Edith Windsor is a widower who had to pay $363,000 in federal estate taxes after her wife died because the law prohibited gay couples from the same federal benefits and exemptions as straight ones. That law, the Defense of Marriage Act, or DOMA, was enacted in September 1996 by then-President Bill Clinton. Among other parts, Section 3 put into writing and enforced federal — not state — non-recognition of same-sex marriages for federal benefit purposes but had no direct effect on individual states’ laws. President Barack Obama announced in February 2011, after Windsor was filed, he had directed the Department of Justice to stop enforcing Section 3 of DOMA.
Windsor filed the initial complaint with the U.S. District Court, Southern District of New York, in November 2010. Her argument was that she was unconstitutionally declined her equal rights under the Fifth Amendment, and it would be the same main argument the U.S. Supreme Court would hear. At the time this complaint was filed, New York state allowed and provided benefits for same-sex marriages. Five months later, in April 2011, a group within the U.S. House of Representatives called the Bipartisan Legal Advisory Group, or BLAG, was allowed by the Department of Justice to defend DOMA Section 3 after U.S. Attorney General Eric Holder was directed by Obama to stop enforcing DOMA Section 3 in Windsor’s case. The BLAG then asked for the District Court to dismiss Windsor’s complaint. The next year, in June 2012, the court ruled in favor of Windsor.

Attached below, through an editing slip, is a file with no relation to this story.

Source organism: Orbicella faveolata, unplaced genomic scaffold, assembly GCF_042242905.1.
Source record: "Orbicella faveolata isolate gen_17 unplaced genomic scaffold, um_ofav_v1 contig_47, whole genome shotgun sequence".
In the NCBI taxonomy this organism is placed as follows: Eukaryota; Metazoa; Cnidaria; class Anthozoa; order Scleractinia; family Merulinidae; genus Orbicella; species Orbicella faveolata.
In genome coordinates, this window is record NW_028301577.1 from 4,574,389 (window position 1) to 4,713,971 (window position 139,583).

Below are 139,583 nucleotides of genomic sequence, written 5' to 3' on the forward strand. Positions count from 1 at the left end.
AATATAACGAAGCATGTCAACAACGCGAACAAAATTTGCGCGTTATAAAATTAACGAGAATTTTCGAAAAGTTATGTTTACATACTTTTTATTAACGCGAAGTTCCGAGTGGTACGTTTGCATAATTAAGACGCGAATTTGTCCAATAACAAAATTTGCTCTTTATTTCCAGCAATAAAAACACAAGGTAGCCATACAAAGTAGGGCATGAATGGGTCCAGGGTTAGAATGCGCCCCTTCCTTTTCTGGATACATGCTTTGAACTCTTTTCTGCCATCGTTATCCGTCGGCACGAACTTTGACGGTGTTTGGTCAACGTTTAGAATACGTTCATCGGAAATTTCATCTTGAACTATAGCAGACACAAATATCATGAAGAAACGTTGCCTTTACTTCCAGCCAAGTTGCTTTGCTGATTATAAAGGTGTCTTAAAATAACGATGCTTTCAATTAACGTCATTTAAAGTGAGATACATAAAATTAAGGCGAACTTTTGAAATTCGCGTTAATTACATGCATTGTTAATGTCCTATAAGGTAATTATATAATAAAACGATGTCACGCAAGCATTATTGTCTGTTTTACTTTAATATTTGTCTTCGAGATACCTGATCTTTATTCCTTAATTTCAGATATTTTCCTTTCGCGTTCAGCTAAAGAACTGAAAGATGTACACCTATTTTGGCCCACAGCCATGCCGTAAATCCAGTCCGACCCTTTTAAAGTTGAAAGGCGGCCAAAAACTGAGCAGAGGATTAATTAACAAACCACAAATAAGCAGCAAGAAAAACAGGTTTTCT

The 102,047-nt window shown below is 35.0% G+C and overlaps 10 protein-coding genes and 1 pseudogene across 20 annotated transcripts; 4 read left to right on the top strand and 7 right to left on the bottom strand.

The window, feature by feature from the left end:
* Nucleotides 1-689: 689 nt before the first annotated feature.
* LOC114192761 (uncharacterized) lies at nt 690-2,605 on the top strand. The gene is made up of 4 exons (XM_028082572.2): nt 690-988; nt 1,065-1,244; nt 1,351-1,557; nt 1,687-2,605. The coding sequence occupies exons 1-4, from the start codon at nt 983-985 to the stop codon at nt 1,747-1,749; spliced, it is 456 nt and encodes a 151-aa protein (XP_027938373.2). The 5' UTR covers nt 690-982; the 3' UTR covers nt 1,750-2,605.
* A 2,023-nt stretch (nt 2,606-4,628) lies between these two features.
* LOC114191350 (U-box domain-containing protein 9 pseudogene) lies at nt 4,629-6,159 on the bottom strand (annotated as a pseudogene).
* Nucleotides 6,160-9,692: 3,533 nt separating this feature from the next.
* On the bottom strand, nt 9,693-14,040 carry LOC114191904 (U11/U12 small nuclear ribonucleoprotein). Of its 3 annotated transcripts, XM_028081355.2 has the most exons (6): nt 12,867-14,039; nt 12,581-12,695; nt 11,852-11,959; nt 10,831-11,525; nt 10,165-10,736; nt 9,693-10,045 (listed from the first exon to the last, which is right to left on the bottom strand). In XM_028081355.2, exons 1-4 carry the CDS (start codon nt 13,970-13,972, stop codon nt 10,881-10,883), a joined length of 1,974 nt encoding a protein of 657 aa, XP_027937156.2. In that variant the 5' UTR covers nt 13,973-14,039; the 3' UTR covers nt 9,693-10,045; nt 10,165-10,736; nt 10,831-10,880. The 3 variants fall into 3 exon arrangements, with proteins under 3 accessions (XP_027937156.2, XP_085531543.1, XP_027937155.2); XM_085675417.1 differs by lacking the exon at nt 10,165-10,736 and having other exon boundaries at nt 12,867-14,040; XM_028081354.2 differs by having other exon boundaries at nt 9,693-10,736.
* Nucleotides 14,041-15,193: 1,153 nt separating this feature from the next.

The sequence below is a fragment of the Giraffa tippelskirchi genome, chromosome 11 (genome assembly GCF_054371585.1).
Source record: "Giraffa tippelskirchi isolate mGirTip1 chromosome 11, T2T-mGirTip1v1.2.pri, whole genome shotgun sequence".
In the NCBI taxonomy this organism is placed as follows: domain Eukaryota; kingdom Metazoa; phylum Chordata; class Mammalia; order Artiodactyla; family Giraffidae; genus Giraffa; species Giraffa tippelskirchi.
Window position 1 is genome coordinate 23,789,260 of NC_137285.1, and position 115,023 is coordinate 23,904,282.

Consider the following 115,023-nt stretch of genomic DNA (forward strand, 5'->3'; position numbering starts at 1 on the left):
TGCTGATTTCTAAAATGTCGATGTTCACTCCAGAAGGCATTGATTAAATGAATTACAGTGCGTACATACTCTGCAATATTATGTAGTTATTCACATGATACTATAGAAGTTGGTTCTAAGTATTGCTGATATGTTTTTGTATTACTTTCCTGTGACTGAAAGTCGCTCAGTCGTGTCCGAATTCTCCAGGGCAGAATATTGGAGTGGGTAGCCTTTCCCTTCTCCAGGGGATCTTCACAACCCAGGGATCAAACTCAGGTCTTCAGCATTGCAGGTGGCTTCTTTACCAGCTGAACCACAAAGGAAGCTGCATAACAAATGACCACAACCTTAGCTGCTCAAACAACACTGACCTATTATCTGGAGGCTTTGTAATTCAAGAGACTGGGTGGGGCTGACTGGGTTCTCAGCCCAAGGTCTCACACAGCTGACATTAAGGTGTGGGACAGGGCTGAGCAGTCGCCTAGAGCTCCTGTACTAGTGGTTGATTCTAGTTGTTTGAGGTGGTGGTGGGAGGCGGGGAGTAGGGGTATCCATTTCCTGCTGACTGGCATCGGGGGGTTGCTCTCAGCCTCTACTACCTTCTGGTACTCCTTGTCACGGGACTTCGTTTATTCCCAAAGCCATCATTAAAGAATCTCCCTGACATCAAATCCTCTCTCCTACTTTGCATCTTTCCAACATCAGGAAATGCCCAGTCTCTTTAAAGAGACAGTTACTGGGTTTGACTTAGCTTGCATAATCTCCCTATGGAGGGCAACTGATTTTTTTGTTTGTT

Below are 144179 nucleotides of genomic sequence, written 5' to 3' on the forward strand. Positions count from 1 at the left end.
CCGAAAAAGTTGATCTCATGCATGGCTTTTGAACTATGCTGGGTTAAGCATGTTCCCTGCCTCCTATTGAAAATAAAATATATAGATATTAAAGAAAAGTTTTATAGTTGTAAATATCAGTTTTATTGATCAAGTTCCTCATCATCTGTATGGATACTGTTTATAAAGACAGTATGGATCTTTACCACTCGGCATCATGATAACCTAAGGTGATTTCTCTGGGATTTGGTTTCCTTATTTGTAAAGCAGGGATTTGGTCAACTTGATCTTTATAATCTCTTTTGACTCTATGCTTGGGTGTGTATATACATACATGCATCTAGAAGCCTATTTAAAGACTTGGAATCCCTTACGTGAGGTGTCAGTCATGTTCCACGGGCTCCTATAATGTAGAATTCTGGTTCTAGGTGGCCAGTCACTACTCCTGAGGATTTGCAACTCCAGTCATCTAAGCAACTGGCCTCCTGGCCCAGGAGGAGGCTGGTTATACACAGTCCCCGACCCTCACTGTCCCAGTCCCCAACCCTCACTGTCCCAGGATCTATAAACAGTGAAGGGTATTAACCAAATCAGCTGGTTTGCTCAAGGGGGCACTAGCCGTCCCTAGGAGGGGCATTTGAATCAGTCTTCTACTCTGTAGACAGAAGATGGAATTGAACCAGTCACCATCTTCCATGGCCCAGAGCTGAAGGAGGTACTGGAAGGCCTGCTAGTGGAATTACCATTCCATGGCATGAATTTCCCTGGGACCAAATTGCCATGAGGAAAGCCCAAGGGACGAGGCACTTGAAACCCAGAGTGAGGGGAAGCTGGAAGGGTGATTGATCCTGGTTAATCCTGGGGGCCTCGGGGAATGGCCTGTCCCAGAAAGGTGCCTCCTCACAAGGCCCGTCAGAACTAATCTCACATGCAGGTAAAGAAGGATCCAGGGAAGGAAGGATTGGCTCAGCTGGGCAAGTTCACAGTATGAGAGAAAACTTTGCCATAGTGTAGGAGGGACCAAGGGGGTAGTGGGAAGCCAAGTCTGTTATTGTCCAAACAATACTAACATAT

Within weeks, the BLAG was allowed to appeal the decision in the U.S. Court of Appeals, Second Circuit. Windsor and her attorneys filed a special type of application, called a certiorari before judgment, to ask the Supreme Court to hear the case regardless of when the appeals court ruled on it. After this, the BLAG also filed a separate application with the Supreme Court to do the same thing. In September 2012, the appeals court heard arguments and in the next month upheld the lower court’s ruling that DOMA Section 3 was unconstitutional.
In December 2012, the Supreme Court agreed to hear United States v. Windsor. Near the end of March 2013, the Supreme Court heard arguments on all three questions. Last Wednesday, June 26, 2013, the court agreed with lower courts in striking DOMA Section 3.
The decision was made by a 5–4 vote, with the majority largely comprised of the liberal-leaning justices. It does not affect individual state laws allowing or prohibiting same-sex marriages but does extend federal benefits to those who live in states where same-sex marriages and domestic partnerships are recognized.